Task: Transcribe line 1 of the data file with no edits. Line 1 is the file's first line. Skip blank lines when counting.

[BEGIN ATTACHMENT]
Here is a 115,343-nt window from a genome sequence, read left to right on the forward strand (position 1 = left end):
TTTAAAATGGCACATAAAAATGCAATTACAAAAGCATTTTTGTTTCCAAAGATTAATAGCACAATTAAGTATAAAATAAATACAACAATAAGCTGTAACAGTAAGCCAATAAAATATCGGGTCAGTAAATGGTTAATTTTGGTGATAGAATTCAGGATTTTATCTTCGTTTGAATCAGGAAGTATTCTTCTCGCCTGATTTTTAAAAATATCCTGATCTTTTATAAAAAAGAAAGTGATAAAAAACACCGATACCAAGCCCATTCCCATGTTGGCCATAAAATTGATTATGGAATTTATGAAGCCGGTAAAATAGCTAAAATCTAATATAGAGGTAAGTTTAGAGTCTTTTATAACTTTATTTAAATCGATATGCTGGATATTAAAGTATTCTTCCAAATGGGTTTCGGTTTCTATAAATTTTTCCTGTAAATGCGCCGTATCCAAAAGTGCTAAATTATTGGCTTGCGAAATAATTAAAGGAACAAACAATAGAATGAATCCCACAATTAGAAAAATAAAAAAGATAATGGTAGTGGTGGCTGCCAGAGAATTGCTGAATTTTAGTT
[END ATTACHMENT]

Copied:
Here is a 115,343-nt window from a genome sequence, read left to right on the forward strand (position 1 = left end):